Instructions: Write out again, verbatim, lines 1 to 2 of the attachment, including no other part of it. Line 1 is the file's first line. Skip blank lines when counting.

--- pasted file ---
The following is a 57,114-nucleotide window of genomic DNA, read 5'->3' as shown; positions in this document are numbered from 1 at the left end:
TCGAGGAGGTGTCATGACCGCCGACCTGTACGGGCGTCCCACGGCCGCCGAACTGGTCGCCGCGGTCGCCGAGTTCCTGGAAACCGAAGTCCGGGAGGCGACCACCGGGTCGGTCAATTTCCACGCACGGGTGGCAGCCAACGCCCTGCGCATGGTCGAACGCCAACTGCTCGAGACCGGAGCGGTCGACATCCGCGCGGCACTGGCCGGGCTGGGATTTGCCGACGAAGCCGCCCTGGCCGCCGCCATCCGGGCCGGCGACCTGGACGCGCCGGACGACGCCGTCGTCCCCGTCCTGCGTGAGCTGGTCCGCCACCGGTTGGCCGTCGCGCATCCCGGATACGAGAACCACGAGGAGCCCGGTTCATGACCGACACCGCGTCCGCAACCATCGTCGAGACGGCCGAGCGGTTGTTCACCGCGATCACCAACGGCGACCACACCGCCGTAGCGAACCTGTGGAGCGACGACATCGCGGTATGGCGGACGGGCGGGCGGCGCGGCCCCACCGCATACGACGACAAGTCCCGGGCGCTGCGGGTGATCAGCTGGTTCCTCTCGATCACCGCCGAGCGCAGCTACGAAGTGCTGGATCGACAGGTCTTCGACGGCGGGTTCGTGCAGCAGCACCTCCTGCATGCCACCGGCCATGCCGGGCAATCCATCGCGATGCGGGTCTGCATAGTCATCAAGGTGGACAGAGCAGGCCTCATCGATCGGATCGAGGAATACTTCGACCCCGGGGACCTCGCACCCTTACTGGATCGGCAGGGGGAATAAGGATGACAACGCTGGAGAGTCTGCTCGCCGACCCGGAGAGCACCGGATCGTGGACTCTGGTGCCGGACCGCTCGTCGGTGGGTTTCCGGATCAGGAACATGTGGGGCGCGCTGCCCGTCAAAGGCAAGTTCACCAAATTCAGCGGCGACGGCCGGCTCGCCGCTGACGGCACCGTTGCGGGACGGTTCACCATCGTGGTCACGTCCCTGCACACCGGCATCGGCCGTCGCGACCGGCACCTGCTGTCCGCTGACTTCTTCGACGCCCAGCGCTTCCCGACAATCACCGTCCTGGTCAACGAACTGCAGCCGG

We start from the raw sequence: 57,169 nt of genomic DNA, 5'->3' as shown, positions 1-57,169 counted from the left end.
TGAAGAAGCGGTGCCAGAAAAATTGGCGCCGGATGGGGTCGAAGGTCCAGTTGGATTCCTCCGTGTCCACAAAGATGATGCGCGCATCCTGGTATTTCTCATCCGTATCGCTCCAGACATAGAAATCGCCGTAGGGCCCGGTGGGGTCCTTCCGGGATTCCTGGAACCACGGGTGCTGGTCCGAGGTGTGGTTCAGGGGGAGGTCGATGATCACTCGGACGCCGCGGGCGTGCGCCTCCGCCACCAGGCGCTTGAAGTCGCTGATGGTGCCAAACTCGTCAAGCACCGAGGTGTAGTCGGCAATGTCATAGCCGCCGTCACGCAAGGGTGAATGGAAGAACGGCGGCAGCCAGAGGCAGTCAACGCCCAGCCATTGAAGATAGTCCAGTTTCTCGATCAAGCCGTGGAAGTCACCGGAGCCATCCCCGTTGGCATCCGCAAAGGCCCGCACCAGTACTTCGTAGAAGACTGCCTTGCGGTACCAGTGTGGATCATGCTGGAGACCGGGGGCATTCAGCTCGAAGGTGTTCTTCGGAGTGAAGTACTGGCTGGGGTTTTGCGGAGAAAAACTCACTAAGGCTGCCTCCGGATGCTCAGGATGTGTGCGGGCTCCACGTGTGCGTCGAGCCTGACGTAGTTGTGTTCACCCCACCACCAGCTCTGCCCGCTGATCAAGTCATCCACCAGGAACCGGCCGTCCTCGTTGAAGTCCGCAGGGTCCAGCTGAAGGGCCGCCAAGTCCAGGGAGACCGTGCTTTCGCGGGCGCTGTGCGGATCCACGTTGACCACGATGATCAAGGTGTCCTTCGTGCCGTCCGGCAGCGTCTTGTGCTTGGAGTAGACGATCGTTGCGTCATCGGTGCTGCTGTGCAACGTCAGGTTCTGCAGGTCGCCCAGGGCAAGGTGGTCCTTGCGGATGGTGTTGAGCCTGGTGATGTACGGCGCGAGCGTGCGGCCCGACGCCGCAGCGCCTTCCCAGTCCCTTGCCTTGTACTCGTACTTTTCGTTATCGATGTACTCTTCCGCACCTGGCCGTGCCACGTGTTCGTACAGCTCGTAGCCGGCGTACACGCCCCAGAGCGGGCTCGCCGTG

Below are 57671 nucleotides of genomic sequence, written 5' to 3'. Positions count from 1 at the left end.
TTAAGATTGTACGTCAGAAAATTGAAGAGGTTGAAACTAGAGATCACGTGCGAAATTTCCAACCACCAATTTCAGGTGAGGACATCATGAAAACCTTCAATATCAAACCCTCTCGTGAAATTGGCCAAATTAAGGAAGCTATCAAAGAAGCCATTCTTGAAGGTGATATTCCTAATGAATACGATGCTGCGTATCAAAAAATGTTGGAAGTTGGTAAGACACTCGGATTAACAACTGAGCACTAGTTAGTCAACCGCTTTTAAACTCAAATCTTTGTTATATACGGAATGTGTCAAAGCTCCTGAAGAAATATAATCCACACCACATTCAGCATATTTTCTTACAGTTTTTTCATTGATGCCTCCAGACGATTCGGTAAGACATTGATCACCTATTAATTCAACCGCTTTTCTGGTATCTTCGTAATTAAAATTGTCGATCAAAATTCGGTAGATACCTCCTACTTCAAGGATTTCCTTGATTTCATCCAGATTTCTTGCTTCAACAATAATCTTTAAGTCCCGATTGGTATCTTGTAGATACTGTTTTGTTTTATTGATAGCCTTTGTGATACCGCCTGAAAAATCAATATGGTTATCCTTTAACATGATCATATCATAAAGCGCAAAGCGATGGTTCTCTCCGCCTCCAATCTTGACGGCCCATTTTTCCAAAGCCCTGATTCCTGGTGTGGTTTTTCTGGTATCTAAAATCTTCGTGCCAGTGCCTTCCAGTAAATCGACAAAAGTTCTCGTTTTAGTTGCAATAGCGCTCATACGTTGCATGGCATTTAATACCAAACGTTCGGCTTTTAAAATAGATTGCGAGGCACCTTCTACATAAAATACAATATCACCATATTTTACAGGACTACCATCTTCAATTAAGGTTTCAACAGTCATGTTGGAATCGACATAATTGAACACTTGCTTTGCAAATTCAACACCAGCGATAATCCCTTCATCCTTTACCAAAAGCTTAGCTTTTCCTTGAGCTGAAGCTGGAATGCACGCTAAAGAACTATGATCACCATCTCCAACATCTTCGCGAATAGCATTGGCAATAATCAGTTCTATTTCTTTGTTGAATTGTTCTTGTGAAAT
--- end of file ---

The following is a 57,114-nucleotide window of genomic DNA, read 5'->3' as shown; positions in this document are numbered from 1 at the left end:
TCGAGGAGGTGTCATGACCGCCGACCTGTACGGGCGTCCCACGGCCGCCGAACTGGTCGCCGCGGTCGCCGAGTTCCTGGAAACCGAAGTCCGGGAGGCGACCACCGGGTCGGTCAATTTCCACGCACGGGTGGCAGCCAACGCCCTGCGCATGGTCGAACGCCAACTGCTCGAGACCGGAGCGGTCGACATCCGCGCGGCACTGGCCGGGCTGGGATTTGCCGACGAAGCCGCCCTGGCCGCCGCCATCCGGGCCGGCGACCTGGACGCGCCGGACGACGCCGTCGTCCCCGTCCTGCGTGAGCTGGTCCGCCACCGGTTGGCCGTCGCGCATCCCGGATACGAGAACCACGAGGAGCCCGGTTCATGACCGACACCGCGTCCGCAACCATCGTCGAGACGGCCGAGCGGTTGTTCACCGCGATCACCAACGGCGACCACACCGCCGTAGCGAACCTGTGGAGCGACGACATCGCGGTATGGCGGACGGGCGGGCGGCGCGGCCCCACCGCATACGACGACAAGTCCCGGGCGCTGCGGGTGATCAGCTGGTTCCTCTCGATCACCGCCGAGCGCAGCTACGAAGTGCTGGATCGACAGGTCTTCGACGGCGGGTTCGTGCAGCAGCACCTCCTGCATGCCACCGGCCATGCCGGGCAATCCATCGCGATGCGGGTCTGCATAGTCATCAAGGTGGACAGAGCAGGCCTCATCGATCGGATCGAGGAATACTTCGACCCCGGGGACCTCGCACCCTTACTGGATCGGCAGGGGGAATAAGGATGACAACGCTGGAGAGTCTGCTCGCCGACCCGGAGAGCACCGGATCGTGGACTCTGGTGCCGGACCGCTCGTCGGTGGGTTTCCGGATCAGGAACATGTGGGGCGCGCTGCCCGTCAAAGGCAAGTTCACCAAATTCAGCGGCGACGGCCGGCTCGCCGCTGACGGCACCGTTGCGGGACGGTTCACCATCGTGGTCACGTCCCTGCACACCGGCATCGGCCGTCGCGACCGGCACCTGCTGTCCGCTGACTTCTTCGACGCCCAGCGCTTCCCGACAATCACCGTCCTGGTCAACGAACTGCAGCCGG